have to be especially sensitive to keeping the support organizations
informed and trained in a timely manner.
- Identifying the configuration. A simple method must exist for
support personnel (e.g. OLC consultants) to know the machine
configuration when they attempt to help a user.
- Documentation. We need to prepare documentation how to install
and update systems for the end user, a description of each of the
subsets, and an administrator's guide for Athena Operations personnel
and others who want a lot of detail.
- Training. No end-user training courses will be necessary for
installing and updating Layered Athena, although this may increase
interest in how to use Athena.
As is probably clear from reading the requirements, the solution is
both technical and procedural. In addition to programming the pieces
necessary to pull this together, we will have to document it and
identify how we deal with special cases, how we support customers
using this, and many other things.
This is a proposed list of subsets to support.
- Support to run kerberos clients. This includes a
couple of configuration files and a small set of utility programs.
- Transarc's AFS file service. This one will be tricky, as
it consists of kernel extensions, daemons, modifications to the system
startup scripts, several configuration directories, and allocation of
a large amount of disk space. It requires the kerberos subset to
- Basic Athena Services
- These are the core services that the
rest of Athena depends upon: hesiod, zephyr, moira, attach, and email.
This requires several configuration files, a couple of daemons, and a
number of utility programs. Email here means the ability to send
outgoing mail, and possibly POP support in some simple mail readers.
It requires the kerberos subset to function. Note that at this point,
people can attach lockers and run most third party applications.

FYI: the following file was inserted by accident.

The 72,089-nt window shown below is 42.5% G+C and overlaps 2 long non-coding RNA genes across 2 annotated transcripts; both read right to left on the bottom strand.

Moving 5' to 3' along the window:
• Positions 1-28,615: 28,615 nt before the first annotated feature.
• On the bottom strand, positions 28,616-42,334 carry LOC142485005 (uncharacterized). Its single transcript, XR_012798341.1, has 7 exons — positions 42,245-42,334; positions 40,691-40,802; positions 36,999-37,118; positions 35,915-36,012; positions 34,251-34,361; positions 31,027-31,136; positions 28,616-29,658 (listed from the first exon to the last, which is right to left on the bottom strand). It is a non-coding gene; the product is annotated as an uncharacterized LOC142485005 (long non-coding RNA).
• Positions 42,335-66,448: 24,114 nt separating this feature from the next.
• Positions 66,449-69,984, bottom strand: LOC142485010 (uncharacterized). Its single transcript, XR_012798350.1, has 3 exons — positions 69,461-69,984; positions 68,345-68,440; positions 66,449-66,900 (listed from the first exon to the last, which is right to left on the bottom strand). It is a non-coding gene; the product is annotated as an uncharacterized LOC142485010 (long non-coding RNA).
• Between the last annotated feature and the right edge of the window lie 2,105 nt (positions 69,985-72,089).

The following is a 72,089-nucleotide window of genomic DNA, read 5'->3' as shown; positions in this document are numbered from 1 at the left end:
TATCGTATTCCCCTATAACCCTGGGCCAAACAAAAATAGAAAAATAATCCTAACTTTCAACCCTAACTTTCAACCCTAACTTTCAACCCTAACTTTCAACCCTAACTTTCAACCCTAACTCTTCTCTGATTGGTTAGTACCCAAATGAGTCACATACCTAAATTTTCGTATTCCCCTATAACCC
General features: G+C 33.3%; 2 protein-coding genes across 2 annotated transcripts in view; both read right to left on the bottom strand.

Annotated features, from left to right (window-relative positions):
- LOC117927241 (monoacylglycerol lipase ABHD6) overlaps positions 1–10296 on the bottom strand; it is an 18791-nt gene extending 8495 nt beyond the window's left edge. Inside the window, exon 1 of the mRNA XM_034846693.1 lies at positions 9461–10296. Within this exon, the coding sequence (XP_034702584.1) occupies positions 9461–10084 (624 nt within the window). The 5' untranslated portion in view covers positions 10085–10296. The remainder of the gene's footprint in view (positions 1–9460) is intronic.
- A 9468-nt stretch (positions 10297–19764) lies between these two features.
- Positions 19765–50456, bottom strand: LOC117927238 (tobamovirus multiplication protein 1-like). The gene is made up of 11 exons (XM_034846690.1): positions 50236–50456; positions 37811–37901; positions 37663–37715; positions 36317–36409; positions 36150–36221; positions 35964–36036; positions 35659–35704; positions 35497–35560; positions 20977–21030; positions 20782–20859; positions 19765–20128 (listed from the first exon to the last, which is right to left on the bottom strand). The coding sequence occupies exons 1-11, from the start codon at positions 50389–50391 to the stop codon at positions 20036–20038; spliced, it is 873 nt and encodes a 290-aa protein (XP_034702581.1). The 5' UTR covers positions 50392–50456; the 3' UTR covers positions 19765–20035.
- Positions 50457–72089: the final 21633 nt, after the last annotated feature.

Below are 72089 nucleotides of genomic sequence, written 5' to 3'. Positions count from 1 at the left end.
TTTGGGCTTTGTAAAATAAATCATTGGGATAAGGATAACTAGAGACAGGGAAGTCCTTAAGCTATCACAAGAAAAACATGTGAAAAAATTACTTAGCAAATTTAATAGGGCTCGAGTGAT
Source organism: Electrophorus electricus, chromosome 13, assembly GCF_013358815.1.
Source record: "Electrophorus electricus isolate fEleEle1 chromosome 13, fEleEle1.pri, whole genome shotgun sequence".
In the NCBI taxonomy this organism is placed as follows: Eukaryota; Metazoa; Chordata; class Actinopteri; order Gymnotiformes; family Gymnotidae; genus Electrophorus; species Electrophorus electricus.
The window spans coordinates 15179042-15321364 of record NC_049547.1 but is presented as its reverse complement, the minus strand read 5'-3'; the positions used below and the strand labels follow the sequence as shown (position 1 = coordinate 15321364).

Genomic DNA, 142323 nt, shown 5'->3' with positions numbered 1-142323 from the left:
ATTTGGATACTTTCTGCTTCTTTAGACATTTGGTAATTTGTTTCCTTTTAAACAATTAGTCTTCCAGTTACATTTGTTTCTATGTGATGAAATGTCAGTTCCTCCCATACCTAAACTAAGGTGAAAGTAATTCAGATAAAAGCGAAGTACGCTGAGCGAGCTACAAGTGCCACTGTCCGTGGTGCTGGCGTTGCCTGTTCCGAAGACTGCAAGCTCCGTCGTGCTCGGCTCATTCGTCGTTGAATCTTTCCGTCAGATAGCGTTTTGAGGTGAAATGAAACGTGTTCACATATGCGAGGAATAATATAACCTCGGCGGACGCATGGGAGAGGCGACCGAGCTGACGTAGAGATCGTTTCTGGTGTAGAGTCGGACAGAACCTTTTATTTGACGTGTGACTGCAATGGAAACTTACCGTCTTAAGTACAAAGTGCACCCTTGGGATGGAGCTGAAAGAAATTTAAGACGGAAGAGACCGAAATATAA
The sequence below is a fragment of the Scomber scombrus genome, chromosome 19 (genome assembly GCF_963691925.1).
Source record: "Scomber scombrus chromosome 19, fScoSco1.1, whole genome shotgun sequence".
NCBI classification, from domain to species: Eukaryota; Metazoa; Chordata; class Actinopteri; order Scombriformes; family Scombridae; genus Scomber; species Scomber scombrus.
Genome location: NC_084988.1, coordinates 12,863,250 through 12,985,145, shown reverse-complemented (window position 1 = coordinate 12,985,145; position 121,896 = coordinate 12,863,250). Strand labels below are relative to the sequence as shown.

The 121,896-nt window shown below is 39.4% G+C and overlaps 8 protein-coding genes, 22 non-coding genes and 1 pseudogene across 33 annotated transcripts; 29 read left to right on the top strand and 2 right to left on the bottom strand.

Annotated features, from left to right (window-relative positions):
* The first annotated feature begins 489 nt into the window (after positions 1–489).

- This is the locally built clients, and on some platforms,
server as well.
- This is the usual Athena login program, which will allow
anyone with an Athena account to use the workstation. It requires the
Basic Athena Services, and X if the workstation does not already have
an acceptable X implementation.
- Online documentation and consulting. This includes olc,
olh, the man pages, and whatever other help facilities we have
available. This requires the Basic Athena Services.
- This includes the TeX and LaTeX formatters, support
programs, fonts and macro libraries. It does not depend on anything else.
- This is the editor EZ and the other programs in that
suite. It includes a number of config files, fonts and utilities as
well. It also does not depend on anything else.
- Athena Applications
- These are the rest of the Athena
applications. Notably, it includes emacs, discuss, delete, the Athena
csh, mh, and many more. No other subsets are required, although some
applications will require Basic Athena Services.
- This includes the remaining configuration files and
pieces necessary to turn a workstation into a public Athena
workstation. It requires all of the other subsets.
Next: About this document
Bruce R. Lewis
Tue May 16 12:52:27 EDT 1995